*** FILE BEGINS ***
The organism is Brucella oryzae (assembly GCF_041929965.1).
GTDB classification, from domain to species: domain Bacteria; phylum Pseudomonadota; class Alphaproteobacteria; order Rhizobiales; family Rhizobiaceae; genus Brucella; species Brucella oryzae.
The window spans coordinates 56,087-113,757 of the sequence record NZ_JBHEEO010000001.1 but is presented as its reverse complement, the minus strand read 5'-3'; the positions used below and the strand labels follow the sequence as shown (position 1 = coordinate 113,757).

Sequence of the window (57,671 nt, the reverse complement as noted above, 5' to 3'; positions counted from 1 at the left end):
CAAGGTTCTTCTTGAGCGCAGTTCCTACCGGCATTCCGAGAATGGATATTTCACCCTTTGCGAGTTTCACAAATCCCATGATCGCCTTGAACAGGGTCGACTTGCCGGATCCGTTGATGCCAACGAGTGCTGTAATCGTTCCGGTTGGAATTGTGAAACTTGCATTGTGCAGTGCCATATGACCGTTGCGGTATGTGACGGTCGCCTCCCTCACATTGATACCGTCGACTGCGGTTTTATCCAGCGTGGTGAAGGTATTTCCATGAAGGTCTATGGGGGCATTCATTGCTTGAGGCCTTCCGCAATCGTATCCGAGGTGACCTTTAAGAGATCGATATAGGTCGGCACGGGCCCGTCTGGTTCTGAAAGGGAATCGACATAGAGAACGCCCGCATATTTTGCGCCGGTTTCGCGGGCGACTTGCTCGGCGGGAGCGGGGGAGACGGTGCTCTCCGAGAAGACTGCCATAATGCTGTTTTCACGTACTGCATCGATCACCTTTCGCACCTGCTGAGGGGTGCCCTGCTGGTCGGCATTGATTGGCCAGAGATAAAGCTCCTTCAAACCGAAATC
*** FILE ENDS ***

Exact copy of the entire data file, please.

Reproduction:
The organism is Brucella oryzae (assembly GCF_041929965.1).
GTDB classification, from domain to species: domain Bacteria; phylum Pseudomonadota; class Alphaproteobacteria; order Rhizobiales; family Rhizobiaceae; genus Brucella; species Brucella oryzae.
The window spans coordinates 56,087-113,757 of the sequence record NZ_JBHEEO010000001.1 but is presented as its reverse complement, the minus strand read 5'-3'; the positions used below and the strand labels follow the sequence as shown (position 1 = coordinate 113,757).

Sequence of the window (57,671 nt, the reverse complement as noted above, 5' to 3'; positions counted from 1 at the left end):
CAAGGTTCTTCTTGAGCGCAGTTCCTACCGGCATTCCGAGAATGGATATTTCACCCTTTGCGAGTTTCACAAATCCCATGATCGCCTTGAACAGGGTCGACTTGCCGGATCCGTTGATGCCAACGAGTGCTGTAATCGTTCCGGTTGGAATTGTGAAACTTGCATTGTGCAGTGCCATATGACCGTTGCGGTATGTGACGGTCGCCTCCCTCACATTGATACCGTCGACTGCGGTTTTATCCAGCGTGGTGAAGGTATTTCCATGAAGGTCTATGGGGGCATTCATTGCTTGAGGCCTTCCGCAATCGTATCCGAGGTGACCTTTAAGAGATCGATATAGGTCGGCACGGGCCCGTCTGGTTCTGAAAGGGAATCGACATAGAGAACGCCCGCATATTTTGCGCCGGTTTCGCGGGCGACTTGCTCGGCGGGAGCGGGGGAGACGGTGCTCTCCGAGAAGACTGCCATAATGCTGTTTTCACGTACTGCATCGATCACCTTTCGCACCTGCTGAGGGGTGCCCTGCTGGTCGGCATTGATTGGCCAGAGATAAAGCTCCTTCAAACCGAAATC